Wimp caucus' last chance: GOP moderates face one final shutdown test

Republican moderates have another opportunity to stand up to Ted Cruz's forces, and prove they are not all talk

Published October 11, 2013 11:45AM (EDT)

Ted Cruz, Peter King           (Reuters/Jonathan Ernst/AP/Harry Hamburg/Photo collage by Salon)
Ted Cruz, Peter King (Reuters/Jonathan Ernst/AP/Harry Hamburg/Photo collage by Salon)

Ever since conservatives staged a strategic coup and forced a government shutdown on skeptical Republican leaders, a band of House Republicans led informally by Rep. Peter King, R-N.Y. -- most of them from competitive districts -- has been bellyaching about the mess they created.

The moderate-conservative civil war is entertaining to watch, but it has been consistently defined by the sane caucus' unwillingness to wield its power as ruthlessly as the insurrectionists. The two camps are roughly the same size, and thus possess the same leverage. Doing almost anything in the House requires simple majorities, and that means fewer than 20 Republicans in the current Congress can align to make considerable mischief. The hard-liners' power stems from a threat to deny John Boehner the majority he needs to keep his speakership; the moderates' from the theoretical ability to deny conservatives the majorities they need to pass actual bills.

But while the hard-liners cowed Boehner into the shutdown, the moderates have relinquished every opportunity they've had to bring it to an end. By forswearing their own power, they've given conservatives carte blanche to continue a crisis of their choosing with no clear endgame, and convinced everyone involved that their whining is insincere, their threats toothless.

The debt limit could give them one last chance to redeem themselves.

House Republican leaders have proposed increasing the debt limit for six weeks with no strings attached -- other than a commitment from Democrats to enter budget negotiations immediately after the extension is enacted. (Democrats, of course, have been asking for threat-free fiscal negotiations all year.)

That's a significant retreat from their earlier position, and almost enough on its own to end the standoff altogether. But for now, these Republicans say they aren't ready to end the government shutdown simultaneously. Conservatives are still locked into the fantasy that the shutdown will force Obama to badly undermine his own healthcare law. Combine that with the fact that President Obama won't reenter budget talks under the duress of GOP budget crises and suddenly we have a predicament.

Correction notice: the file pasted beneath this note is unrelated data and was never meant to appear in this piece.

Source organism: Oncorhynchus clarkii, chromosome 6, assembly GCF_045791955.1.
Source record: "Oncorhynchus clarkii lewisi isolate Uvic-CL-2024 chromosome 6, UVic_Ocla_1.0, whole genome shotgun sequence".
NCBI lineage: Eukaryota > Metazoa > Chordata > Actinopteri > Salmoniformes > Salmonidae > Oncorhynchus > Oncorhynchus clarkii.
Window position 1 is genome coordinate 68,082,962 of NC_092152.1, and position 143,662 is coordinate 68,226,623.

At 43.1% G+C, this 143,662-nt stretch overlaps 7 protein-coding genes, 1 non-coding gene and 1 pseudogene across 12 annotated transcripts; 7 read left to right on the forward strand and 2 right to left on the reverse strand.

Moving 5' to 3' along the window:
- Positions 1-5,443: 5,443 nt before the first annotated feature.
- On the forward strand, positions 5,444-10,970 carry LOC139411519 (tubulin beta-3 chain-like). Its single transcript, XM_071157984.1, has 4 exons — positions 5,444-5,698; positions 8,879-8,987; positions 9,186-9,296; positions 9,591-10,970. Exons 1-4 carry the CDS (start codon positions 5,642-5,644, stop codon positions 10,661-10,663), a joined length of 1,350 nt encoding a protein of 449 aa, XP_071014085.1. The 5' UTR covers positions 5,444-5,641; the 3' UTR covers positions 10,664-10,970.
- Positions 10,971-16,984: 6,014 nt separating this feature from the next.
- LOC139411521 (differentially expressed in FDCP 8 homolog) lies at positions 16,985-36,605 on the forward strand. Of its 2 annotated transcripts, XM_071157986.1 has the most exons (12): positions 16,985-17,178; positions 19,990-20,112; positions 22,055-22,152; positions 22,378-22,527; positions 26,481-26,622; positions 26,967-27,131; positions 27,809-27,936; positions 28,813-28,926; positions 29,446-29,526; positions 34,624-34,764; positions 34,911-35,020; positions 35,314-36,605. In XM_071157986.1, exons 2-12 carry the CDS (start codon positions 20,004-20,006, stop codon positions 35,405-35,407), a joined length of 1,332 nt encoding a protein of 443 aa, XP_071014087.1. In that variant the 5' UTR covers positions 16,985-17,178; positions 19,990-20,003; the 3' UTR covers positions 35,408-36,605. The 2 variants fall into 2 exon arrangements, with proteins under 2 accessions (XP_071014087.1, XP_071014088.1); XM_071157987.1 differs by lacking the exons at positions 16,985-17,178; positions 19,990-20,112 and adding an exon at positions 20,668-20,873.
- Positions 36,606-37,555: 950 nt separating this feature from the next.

The dilemma led the New York Times to report briefly Thursday night that Obama had "rejected" the GOP's debt limit plan. That headline misidentified the source of the disagreement, and overstated the extent of it. It's even possible that Obama and GOP leaders will resolve their differences among themselves. But if they don't, it'll provide moderate Republicans the opening they need to reclaim some of the honor they've sacrificed over the past couple of weeks.

If Republican leaders don't address Obama's objections, Democratic votes will be very hard for Boehner to come by. The only way his plan would pass under those circumstances is if Republicans supported it overwhelmingly.

That's when the moderates could make their move. If reopening the government is as important to them as they claim, they could follow the Democrats' lead -- withhold their votes, unless Boehner agreed to end the shutdown too.

It would constitute a complete reversal for them. Over the past week and a half, they've sided with their party on every procedural vote, including ones that would have ended the shutdown had they the will or the courage to buck Republican leadership. They have likewise laughed off a Democratic petition that would guarantee a vote on ending shutdown if just a few of them would agree to sign it.

In other words, it's easy to imagine them demonstrating one final time how disingenuous their complaints about the shutdown have been all along. And if Boehner's plan passes the House as conceived, it'll fall to Harry Reid to sweep away the mess the moderates have been too sheepish to clean up themselves

A no-strings government funding bill has already passed the Senate on a bipartisan basis, and there would be nothing other than the passage of time to stop them from tacking it onto a House debt limit bill. Once it returned to the House, it would pass easily with both Democratic and Republican votes.

There are a handful of other ways the story could end, and little reason to worry that the crisis will flare up again. But if it ends with the Senate bailing out moderate House Republicans, bookmark this story for easy access when Peter King or Charlie Dent claim, as they predictably will, that they were leading opponents of the shutdown all along.

By Brian Beutler

Brian Beutler is Salon's political writer. Email him at bbeutler@salon.com and follow him on Twitter at @brianbeutler.

MORE FROM Brian Beutler